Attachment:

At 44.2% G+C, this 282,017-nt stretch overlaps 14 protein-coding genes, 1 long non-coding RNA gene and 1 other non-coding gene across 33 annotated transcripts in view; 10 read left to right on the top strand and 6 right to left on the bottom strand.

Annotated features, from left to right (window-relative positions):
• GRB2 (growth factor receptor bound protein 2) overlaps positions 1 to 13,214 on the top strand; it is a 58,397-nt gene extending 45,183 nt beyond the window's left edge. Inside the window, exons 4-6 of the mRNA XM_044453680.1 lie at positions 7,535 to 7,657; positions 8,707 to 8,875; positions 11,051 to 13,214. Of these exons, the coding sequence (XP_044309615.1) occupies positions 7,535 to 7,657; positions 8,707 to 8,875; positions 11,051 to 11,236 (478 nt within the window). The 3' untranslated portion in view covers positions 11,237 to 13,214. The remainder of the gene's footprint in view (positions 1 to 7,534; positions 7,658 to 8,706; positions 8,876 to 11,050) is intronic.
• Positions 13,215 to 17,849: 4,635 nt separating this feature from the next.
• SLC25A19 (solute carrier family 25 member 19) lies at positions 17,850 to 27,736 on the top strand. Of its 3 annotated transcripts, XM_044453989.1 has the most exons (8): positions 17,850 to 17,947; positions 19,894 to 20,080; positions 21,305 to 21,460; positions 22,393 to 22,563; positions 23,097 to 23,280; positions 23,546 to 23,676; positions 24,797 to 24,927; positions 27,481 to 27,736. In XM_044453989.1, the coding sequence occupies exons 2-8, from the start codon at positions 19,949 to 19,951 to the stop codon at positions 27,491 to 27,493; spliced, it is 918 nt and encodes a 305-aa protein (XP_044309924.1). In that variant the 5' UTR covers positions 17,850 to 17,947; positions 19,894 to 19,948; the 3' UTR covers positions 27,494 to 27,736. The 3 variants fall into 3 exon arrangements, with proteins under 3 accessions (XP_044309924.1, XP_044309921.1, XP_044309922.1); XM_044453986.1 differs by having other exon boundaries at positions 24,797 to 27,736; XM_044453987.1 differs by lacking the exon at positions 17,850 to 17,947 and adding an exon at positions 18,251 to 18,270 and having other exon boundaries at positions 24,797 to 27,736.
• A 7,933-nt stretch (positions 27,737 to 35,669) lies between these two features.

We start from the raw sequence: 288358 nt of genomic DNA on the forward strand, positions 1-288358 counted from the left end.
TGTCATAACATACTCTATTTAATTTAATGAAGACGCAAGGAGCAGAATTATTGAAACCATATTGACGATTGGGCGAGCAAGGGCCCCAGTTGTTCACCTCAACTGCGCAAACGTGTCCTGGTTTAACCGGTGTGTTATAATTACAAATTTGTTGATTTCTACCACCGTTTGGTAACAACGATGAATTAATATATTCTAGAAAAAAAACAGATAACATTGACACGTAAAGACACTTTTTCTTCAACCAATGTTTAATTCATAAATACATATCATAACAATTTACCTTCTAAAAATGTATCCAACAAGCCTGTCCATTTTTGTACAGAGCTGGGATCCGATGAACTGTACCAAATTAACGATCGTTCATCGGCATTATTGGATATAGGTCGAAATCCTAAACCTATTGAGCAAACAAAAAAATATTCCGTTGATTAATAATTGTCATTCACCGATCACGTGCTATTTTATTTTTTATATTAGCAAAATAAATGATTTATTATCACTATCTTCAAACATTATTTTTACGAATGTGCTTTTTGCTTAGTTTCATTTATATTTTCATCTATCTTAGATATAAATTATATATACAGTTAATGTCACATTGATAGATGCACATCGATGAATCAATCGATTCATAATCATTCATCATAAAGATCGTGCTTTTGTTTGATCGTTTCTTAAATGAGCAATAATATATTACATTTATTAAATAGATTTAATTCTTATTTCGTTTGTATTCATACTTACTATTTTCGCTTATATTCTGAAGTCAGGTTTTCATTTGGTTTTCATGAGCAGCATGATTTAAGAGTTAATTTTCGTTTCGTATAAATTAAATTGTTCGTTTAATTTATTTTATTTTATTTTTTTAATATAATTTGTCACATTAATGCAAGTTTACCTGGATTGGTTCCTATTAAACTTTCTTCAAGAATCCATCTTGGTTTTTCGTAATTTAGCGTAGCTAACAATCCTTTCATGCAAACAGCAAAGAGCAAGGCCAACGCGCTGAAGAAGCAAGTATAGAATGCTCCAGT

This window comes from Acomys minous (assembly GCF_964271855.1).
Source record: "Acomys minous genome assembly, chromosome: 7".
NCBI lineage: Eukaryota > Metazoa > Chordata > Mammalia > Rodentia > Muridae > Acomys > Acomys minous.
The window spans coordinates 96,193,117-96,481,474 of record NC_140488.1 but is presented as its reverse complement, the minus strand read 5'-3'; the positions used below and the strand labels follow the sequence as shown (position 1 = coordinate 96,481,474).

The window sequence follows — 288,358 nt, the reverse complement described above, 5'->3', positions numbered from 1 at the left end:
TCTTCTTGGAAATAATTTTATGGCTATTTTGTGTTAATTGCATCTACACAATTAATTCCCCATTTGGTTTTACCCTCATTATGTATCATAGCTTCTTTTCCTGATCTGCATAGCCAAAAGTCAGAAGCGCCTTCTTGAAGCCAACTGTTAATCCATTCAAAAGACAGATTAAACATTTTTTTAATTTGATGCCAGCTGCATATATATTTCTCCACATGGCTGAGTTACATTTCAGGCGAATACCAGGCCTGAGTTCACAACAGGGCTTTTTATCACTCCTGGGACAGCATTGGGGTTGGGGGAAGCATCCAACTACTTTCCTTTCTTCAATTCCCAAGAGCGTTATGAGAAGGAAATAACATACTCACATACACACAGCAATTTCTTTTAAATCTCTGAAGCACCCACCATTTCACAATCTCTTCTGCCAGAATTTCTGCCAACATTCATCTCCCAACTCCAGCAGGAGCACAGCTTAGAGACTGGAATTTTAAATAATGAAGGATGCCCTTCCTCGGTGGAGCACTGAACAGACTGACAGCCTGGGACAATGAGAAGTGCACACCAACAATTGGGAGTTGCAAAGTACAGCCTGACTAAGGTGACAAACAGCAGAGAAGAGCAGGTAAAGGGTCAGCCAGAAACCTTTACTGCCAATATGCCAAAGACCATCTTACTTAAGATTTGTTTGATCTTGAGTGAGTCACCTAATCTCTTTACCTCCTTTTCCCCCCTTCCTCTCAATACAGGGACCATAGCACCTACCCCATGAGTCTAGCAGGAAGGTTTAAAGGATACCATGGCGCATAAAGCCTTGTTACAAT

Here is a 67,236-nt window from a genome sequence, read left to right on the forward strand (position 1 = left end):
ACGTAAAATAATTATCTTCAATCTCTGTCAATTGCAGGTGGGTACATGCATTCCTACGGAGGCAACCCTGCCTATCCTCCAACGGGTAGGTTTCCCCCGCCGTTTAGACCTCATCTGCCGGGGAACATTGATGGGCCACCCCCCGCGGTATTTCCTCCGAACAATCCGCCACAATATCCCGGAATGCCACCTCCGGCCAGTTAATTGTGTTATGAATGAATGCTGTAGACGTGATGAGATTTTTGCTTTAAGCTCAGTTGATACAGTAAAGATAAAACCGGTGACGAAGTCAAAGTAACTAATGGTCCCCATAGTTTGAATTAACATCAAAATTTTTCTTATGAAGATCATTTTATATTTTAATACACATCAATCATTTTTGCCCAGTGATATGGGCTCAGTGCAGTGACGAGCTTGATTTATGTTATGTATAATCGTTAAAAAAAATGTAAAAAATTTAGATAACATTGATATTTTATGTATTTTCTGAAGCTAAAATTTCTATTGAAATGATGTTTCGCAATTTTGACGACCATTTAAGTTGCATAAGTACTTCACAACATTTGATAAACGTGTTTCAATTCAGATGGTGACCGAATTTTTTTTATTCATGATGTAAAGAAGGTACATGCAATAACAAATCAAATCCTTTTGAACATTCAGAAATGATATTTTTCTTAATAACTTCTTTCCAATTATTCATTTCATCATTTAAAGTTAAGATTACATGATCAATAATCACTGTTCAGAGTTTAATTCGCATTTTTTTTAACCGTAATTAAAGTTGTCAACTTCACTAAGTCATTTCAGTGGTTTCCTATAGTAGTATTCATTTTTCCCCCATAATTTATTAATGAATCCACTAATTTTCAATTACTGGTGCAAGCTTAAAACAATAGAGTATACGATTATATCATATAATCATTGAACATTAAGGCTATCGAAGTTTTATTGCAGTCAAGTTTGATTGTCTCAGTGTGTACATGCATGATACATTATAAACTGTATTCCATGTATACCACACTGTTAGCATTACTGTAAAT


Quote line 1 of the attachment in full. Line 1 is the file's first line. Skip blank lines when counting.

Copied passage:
At 44.2% G+C, this 282,017-nt stretch overlaps 14 protein-coding genes, 1 long non-coding RNA gene and 1 other non-coding gene across 33 annotated transcripts in view; 10 read left to right on the top strand and 6 right to left on the bottom strand.